@scaglio I prefer writing in the third-person. I used to prefer first-person, but working on something that jumps from character-to-character in perspective has forced me to write differently.
I have a hard time writing in the first-person now if the character is extremely different from me and my thought process. Trying to write from the perspective of a toddler is helping me, though.
@mara_cav_ :D The differences between characters and me are one of the main reasons I haven't tried first-person yet. I tend to overthink, so when I start asking myself: "How would this person think about that?" I enter in an endless loop – then I overheat and most of the times I discard the project. 🤯
@scaglio It depends on the story and the connection I want the reader to have with the narrator. I've always seen first-person as intimate, but sometimes I want the "distance" created by third-person. Second-person has its fun as well.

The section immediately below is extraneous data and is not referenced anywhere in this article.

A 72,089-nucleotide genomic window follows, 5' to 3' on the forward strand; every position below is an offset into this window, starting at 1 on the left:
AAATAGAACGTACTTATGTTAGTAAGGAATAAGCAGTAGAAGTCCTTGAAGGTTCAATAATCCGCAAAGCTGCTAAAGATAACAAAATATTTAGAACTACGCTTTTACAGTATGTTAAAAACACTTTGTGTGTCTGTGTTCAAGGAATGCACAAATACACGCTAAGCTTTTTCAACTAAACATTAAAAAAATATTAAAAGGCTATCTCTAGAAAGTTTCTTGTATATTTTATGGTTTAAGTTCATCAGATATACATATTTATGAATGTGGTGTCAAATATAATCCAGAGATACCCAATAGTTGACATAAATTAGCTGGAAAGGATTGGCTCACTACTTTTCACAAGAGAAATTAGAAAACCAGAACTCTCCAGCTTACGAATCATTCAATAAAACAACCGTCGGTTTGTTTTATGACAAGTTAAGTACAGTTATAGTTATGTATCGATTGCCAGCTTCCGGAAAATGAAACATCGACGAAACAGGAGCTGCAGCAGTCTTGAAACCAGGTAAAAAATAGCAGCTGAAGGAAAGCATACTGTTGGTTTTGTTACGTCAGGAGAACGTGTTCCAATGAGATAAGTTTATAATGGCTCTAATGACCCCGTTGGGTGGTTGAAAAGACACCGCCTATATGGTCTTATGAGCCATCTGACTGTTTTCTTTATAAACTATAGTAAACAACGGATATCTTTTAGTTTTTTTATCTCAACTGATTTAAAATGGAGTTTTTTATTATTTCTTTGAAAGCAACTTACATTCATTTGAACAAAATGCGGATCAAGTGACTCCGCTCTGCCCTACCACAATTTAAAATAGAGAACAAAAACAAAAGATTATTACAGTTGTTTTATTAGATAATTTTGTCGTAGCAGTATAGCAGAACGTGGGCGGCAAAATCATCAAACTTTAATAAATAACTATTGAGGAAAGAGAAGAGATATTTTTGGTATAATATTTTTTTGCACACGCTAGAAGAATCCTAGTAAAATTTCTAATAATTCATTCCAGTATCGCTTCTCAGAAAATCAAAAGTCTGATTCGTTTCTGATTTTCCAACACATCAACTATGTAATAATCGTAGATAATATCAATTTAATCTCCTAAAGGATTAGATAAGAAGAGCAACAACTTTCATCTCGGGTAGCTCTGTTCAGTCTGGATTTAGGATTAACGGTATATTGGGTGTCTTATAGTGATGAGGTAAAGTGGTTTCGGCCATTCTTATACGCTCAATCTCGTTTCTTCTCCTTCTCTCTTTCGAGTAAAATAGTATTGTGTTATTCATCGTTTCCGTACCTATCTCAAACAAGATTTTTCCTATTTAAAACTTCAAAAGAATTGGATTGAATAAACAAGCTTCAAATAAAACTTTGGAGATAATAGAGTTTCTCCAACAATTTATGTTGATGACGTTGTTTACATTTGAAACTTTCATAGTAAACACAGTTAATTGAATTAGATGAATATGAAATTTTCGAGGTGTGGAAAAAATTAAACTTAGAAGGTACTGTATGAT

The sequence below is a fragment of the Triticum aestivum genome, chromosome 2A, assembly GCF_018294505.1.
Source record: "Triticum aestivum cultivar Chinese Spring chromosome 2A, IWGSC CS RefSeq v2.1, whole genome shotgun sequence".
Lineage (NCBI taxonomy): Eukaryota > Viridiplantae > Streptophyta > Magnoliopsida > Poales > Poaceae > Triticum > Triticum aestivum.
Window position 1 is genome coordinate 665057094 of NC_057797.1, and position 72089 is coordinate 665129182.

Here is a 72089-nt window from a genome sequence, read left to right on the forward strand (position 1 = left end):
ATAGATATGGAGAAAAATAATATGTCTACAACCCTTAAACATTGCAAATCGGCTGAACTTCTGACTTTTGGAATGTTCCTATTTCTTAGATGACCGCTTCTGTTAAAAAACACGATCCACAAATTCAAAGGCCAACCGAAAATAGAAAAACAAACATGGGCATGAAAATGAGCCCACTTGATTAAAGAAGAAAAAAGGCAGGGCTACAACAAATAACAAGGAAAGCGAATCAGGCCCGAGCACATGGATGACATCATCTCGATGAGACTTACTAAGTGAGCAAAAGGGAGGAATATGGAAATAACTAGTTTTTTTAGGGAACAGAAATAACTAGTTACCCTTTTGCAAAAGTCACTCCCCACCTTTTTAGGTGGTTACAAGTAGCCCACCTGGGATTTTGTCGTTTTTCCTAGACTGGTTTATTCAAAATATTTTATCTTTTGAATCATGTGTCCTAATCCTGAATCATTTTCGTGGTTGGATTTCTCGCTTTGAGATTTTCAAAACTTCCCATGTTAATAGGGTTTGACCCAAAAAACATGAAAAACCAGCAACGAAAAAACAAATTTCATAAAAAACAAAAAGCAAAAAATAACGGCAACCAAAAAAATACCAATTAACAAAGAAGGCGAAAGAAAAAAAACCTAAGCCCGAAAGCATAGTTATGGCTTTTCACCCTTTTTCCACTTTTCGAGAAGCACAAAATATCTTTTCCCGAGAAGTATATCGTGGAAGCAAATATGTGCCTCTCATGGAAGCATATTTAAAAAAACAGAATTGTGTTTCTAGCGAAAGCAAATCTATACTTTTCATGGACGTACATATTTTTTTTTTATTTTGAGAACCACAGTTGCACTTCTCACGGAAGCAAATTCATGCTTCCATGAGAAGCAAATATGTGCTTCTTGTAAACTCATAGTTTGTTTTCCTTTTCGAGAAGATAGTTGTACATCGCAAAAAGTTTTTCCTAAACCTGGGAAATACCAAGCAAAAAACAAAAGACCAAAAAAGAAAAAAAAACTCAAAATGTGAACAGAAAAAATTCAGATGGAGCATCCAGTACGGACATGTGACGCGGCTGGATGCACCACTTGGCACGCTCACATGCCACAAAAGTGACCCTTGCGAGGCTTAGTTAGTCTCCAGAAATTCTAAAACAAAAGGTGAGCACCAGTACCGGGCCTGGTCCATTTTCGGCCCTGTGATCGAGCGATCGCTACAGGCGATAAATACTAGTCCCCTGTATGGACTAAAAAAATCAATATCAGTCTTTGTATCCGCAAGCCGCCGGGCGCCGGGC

@jakel About second-person, each time I try to think about something to write about in that perspective, Palahniuk keeps popping in my mind. I don't know why, he doesn't use it so much as far as I can remember... but I really can't focus on something without relating to his weird subjects. 😆 But the truth is that I should exercise on it — I'm just waiting for a good idea 😜
@scaglio Palahniuk does use it to make his stories sound more conversational. He will jump between first, second, and third. He talks about this in Consider This, which I recommend. Jay McInerney's novel Bright Lights, Big City was written completely in second and may be worth checking out.
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